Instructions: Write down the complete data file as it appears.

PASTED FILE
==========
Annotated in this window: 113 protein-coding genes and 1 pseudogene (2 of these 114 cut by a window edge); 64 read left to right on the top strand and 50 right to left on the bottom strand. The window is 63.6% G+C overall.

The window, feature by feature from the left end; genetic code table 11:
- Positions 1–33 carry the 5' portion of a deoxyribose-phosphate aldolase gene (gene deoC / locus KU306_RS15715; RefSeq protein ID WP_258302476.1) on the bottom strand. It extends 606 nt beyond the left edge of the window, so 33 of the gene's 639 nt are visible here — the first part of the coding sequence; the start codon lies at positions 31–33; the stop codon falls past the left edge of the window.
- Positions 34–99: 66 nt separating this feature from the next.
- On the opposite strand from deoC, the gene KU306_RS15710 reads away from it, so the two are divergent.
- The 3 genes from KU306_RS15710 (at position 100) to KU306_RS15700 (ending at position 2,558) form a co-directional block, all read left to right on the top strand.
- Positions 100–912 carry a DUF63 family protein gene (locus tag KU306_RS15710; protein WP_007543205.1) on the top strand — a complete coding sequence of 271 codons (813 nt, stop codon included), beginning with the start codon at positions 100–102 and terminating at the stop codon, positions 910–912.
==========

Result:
Annotated in this window: 113 protein-coding genes and 1 pseudogene (2 of these 114 cut by a window edge); 64 read left to right on the top strand and 50 right to left on the bottom strand. The window is 63.6% G+C overall.

The window, feature by feature from the left end; genetic code table 11:
- Positions 1–33 carry the 5' portion of a deoxyribose-phosphate aldolase gene (gene deoC / locus KU306_RS15715; RefSeq protein ID WP_258302476.1) on the bottom strand. It extends 606 nt beyond the left edge of the window, so 33 of the gene's 639 nt are visible here — the first part of the coding sequence; the start codon lies at positions 31–33; the stop codon falls past the left edge of the window.
- Positions 34–99: 66 nt separating this feature from the next.
- On the opposite strand from deoC, the gene KU306_RS15710 reads away from it, so the two are divergent.
- The 3 genes from KU306_RS15710 (at position 100) to KU306_RS15700 (ending at position 2,558) form a co-directional block, all read left to right on the top strand.
- Positions 100–912 carry a DUF63 family protein gene (locus tag KU306_RS15710; protein WP_007543205.1) on the top strand — a complete coding sequence of 271 codons (813 nt, stop codon included), beginning with the start codon at positions 100–102 and terminating at the stop codon, positions 910–912.